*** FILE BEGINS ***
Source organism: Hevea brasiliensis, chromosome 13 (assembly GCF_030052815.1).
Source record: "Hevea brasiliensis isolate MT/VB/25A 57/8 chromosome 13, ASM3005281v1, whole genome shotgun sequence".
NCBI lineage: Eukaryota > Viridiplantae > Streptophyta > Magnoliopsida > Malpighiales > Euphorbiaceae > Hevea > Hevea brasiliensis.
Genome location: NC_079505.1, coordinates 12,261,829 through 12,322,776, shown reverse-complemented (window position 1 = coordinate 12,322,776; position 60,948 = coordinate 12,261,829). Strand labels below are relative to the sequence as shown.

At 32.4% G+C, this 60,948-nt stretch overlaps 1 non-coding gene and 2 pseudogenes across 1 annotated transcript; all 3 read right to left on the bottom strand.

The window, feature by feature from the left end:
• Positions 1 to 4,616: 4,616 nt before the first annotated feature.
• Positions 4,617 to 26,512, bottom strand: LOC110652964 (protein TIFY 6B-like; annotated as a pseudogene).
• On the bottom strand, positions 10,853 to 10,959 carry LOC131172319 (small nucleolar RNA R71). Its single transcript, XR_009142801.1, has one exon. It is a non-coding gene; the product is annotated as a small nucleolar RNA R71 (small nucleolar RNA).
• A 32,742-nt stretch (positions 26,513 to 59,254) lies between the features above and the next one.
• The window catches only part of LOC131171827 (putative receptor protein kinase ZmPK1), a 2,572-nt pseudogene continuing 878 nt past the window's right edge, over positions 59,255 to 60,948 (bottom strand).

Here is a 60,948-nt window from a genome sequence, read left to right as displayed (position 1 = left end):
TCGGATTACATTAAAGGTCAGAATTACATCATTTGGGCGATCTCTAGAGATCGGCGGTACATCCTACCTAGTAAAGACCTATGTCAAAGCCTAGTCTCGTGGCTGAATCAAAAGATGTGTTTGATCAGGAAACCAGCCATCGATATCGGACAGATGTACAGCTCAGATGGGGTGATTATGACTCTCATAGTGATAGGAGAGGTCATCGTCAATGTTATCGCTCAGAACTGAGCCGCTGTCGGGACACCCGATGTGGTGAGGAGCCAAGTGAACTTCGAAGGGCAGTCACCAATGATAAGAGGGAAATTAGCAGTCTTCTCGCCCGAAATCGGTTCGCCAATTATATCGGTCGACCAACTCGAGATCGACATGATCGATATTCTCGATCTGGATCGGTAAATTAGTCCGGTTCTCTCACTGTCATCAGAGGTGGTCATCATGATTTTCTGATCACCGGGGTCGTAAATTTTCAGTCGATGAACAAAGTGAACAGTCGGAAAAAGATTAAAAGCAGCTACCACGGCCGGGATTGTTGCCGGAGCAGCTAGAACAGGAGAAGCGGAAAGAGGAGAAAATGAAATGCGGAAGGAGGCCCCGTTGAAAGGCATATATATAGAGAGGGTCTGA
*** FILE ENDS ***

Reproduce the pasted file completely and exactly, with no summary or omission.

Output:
Source organism: Hevea brasiliensis, chromosome 13 (assembly GCF_030052815.1).
Source record: "Hevea brasiliensis isolate MT/VB/25A 57/8 chromosome 13, ASM3005281v1, whole genome shotgun sequence".
NCBI lineage: Eukaryota > Viridiplantae > Streptophyta > Magnoliopsida > Malpighiales > Euphorbiaceae > Hevea > Hevea brasiliensis.
Genome location: NC_079505.1, coordinates 12,261,829 through 12,322,776, shown reverse-complemented (window position 1 = coordinate 12,322,776; position 60,948 = coordinate 12,261,829). Strand labels below are relative to the sequence as shown.

At 32.4% G+C, this 60,948-nt stretch overlaps 1 non-coding gene and 2 pseudogenes across 1 annotated transcript; all 3 read right to left on the bottom strand.

The window, feature by feature from the left end:
• Positions 1 to 4,616: 4,616 nt before the first annotated feature.
• Positions 4,617 to 26,512, bottom strand: LOC110652964 (protein TIFY 6B-like; annotated as a pseudogene).
• On the bottom strand, positions 10,853 to 10,959 carry LOC131172319 (small nucleolar RNA R71). Its single transcript, XR_009142801.1, has one exon. It is a non-coding gene; the product is annotated as a small nucleolar RNA R71 (small nucleolar RNA).
• A 32,742-nt stretch (positions 26,513 to 59,254) lies between the features above and the next one.
• The window catches only part of LOC131171827 (putative receptor protein kinase ZmPK1), a 2,572-nt pseudogene continuing 878 nt past the window's right edge, over positions 59,255 to 60,948 (bottom strand).

Here is a 60,948-nt window from a genome sequence, read left to right as displayed (position 1 = left end):
TCGGATTACATTAAAGGTCAGAATTACATCATTTGGGCGATCTCTAGAGATCGGCGGTACATCCTACCTAGTAAAGACCTATGTCAAAGCCTAGTCTCGTGGCTGAATCAAAAGATGTGTTTGATCAGGAAACCAGCCATCGATATCGGACAGATGTACAGCTCAGATGGGGTGATTATGACTCTCATAGTGATAGGAGAGGTCATCGTCAATGTTATCGCTCAGAACTGAGCCGCTGTCGGGACACCCGATGTGGTGAGGAGCCAAGTGAACTTCGAAGGGCAGTCACCAATGATAAGAGGGAAATTAGCAGTCTTCTCGCCCGAAATCGGTTCGCCAATTATATCGGTCGACCAACTCGAGATCGACATGATCGATATTCTCGATCTGGATCGGTAAATTAGTCCGGTTCTCTCACTGTCATCAGAGGTGGTCATCATGATTTTCTGATCACCGGGGTCGTAAATTTTCAGTCGATGAACAAAGTGAACAGTCGGAAAAAGATTAAAAGCAGCTACCACGGCCGGGATTGTTGCCGGAGCAGCTAGAACAGGAGAAGCGGAAAGAGGAGAAAATGAAATGCGGAAGGAGGCCCCGTTGAAAGGCATATATATAGAGAGGGTCTGA